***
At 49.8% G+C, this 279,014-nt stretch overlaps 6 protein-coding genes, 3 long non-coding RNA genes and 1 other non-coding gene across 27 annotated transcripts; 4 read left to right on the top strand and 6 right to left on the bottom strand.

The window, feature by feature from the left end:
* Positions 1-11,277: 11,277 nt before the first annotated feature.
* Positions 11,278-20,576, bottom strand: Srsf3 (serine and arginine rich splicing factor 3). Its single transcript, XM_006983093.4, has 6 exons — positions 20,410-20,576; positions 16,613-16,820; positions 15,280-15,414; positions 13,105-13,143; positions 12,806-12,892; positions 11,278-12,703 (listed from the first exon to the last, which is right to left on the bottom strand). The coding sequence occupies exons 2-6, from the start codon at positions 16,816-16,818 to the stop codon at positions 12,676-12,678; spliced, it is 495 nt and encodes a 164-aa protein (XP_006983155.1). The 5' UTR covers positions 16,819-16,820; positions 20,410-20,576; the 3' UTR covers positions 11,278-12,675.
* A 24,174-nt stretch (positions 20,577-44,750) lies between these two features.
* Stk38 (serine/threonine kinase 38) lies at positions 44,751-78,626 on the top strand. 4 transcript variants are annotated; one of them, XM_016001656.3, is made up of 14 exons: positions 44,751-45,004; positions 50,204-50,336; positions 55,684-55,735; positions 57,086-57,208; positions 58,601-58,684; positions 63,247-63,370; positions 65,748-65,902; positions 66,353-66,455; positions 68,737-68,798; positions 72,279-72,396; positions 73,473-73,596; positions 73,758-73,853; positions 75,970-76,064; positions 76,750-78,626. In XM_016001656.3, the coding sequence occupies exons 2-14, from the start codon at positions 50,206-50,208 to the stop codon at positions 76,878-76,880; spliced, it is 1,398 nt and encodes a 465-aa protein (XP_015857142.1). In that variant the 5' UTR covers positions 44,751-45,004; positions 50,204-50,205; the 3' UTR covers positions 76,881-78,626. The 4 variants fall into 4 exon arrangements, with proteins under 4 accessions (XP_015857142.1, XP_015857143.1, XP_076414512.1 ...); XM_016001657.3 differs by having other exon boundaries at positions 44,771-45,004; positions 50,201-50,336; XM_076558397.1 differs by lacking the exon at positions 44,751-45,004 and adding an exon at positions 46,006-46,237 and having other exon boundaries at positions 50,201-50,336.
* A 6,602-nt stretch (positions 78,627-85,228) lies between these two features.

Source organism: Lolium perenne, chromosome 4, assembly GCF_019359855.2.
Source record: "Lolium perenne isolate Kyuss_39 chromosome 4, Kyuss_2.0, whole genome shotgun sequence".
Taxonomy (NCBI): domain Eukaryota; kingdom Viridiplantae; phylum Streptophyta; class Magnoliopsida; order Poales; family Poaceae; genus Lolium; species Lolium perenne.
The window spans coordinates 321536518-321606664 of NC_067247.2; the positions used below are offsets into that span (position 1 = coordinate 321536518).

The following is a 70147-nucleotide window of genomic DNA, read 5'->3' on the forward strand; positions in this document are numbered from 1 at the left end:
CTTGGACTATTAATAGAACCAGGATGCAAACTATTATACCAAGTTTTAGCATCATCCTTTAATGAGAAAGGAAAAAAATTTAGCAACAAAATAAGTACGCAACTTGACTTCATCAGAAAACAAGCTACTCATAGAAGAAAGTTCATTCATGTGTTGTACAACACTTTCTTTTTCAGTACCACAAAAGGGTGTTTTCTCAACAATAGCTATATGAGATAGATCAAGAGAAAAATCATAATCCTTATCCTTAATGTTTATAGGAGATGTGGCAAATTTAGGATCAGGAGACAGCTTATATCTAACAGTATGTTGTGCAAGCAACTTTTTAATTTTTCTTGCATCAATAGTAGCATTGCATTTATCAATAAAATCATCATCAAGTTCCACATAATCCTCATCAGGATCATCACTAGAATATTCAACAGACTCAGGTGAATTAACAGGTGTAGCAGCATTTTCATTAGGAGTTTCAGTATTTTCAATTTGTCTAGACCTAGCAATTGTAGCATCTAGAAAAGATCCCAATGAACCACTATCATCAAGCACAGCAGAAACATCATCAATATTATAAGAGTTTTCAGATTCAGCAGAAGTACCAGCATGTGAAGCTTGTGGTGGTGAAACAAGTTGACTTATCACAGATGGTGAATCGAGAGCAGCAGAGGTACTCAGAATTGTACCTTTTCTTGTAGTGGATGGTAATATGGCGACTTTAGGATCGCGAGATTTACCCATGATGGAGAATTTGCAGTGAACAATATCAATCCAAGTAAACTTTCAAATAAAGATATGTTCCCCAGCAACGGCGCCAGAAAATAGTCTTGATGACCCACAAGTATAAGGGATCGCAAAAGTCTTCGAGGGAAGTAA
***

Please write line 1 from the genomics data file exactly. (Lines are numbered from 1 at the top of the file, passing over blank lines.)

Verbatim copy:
At 49.8% G+C, this 279,014-nt stretch overlaps 6 protein-coding genes, 3 long non-coding RNA genes and 1 other non-coding gene across 27 annotated transcripts; 4 read left to right on the top strand and 6 right to left on the bottom strand.